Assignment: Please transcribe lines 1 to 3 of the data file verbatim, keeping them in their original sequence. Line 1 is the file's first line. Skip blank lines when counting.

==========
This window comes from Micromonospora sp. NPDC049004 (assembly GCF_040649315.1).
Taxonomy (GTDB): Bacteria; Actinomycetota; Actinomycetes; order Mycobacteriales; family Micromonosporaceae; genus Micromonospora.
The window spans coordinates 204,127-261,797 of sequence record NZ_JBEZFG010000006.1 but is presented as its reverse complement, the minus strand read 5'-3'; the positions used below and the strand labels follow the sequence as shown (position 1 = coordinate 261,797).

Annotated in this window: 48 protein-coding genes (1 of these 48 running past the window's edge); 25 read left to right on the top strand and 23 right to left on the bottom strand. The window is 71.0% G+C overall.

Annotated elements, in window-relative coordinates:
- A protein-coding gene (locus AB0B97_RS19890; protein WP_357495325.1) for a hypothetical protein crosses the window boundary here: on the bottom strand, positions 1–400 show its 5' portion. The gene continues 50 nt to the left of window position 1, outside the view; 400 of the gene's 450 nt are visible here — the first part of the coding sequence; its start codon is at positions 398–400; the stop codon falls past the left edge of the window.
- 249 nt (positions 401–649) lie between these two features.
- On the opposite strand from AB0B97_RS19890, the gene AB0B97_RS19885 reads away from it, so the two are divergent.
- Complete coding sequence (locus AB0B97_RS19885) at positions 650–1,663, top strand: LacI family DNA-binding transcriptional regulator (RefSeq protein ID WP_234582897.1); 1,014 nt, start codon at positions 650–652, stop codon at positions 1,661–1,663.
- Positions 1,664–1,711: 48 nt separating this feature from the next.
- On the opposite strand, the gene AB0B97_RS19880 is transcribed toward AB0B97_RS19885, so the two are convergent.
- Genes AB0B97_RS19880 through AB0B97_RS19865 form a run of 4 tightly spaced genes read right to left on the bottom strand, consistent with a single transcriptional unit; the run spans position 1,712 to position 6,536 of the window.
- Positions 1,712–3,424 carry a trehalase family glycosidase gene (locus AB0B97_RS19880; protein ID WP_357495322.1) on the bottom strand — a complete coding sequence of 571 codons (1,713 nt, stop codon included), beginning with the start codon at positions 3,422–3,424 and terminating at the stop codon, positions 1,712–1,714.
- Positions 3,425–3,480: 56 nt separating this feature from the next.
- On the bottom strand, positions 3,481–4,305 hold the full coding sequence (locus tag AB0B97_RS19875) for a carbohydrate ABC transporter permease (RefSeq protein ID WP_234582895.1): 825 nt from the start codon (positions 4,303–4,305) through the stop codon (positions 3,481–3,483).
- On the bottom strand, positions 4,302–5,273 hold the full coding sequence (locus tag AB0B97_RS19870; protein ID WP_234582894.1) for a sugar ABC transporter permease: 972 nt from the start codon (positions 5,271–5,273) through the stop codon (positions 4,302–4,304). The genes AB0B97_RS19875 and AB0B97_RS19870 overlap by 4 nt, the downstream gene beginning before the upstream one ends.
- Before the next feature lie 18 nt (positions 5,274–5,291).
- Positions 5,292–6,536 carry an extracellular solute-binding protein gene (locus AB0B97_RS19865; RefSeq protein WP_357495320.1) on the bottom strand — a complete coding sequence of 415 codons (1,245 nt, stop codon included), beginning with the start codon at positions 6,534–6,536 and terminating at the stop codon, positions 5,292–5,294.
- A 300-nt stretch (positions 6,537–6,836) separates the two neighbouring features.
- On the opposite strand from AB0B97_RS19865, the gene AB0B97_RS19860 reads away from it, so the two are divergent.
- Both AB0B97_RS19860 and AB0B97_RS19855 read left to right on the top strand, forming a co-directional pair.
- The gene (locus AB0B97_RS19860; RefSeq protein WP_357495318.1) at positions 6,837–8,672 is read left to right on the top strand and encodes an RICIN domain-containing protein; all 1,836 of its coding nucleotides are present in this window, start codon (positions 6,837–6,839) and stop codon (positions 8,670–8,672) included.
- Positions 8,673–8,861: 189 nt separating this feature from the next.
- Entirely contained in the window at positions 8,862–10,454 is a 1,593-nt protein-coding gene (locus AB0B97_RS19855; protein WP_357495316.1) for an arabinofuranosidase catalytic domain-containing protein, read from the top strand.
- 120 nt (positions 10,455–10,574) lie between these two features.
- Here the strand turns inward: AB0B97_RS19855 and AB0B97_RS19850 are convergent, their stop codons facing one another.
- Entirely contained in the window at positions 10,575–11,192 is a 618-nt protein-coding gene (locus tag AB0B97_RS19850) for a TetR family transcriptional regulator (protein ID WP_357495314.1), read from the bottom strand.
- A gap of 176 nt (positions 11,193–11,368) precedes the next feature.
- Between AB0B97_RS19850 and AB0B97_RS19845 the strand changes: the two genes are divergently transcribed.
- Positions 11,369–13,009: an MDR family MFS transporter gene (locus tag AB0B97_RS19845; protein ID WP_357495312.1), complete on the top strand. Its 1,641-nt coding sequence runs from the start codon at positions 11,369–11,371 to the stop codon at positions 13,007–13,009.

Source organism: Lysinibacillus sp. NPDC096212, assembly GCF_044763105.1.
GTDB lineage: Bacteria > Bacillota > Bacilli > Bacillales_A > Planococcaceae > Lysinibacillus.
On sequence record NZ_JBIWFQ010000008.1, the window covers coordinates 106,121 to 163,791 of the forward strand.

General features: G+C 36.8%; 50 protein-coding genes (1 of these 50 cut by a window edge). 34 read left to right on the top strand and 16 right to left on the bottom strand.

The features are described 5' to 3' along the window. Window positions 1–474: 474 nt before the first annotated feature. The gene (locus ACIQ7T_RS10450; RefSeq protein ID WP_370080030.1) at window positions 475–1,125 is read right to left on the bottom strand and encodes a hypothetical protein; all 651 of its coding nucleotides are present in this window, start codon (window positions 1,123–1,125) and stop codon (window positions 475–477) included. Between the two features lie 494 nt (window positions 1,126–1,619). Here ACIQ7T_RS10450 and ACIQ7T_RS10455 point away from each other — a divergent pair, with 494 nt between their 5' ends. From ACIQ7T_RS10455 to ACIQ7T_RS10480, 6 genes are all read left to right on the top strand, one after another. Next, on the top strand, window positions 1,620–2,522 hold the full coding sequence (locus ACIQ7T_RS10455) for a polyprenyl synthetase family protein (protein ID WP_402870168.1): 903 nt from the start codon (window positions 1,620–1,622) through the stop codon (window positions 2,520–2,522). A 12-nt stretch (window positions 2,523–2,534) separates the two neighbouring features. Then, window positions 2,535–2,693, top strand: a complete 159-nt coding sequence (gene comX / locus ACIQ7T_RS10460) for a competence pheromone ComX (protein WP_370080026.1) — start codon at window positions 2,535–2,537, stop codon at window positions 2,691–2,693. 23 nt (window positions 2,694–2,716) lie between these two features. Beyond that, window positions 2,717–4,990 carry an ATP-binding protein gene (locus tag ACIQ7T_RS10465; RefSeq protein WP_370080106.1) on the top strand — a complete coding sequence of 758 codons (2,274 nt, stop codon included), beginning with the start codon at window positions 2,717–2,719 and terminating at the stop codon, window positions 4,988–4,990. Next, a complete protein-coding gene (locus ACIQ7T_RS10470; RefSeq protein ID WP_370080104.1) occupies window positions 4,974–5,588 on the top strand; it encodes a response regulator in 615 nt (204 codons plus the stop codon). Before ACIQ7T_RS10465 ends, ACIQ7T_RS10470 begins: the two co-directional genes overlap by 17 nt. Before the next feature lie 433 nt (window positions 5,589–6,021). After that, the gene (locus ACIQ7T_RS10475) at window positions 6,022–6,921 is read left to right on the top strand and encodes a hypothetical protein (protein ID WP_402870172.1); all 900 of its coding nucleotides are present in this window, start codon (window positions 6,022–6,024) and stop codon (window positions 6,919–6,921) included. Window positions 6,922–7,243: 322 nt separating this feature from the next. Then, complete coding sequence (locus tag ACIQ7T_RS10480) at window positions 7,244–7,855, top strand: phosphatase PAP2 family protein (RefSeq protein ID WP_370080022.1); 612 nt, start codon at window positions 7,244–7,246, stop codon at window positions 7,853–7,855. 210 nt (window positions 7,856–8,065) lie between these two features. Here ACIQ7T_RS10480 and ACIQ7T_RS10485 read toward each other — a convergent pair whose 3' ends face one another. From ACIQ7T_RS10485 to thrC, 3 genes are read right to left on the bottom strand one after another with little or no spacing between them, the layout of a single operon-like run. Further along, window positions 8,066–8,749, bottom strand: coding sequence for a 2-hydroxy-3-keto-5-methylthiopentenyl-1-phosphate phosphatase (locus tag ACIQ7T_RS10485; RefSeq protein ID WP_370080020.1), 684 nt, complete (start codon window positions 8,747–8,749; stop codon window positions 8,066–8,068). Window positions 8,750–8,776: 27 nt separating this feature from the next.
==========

This window comes from Micromonospora sp. NPDC049004 (assembly GCF_040649315.1).
Taxonomy (GTDB): Bacteria; Actinomycetota; Actinomycetes; order Mycobacteriales; family Micromonosporaceae; genus Micromonospora.
The window spans coordinates 204,127-261,797 of sequence record NZ_JBEZFG010000006.1 but is presented as its reverse complement, the minus strand read 5'-3'; the positions used below and the strand labels follow the sequence as shown (position 1 = coordinate 261,797).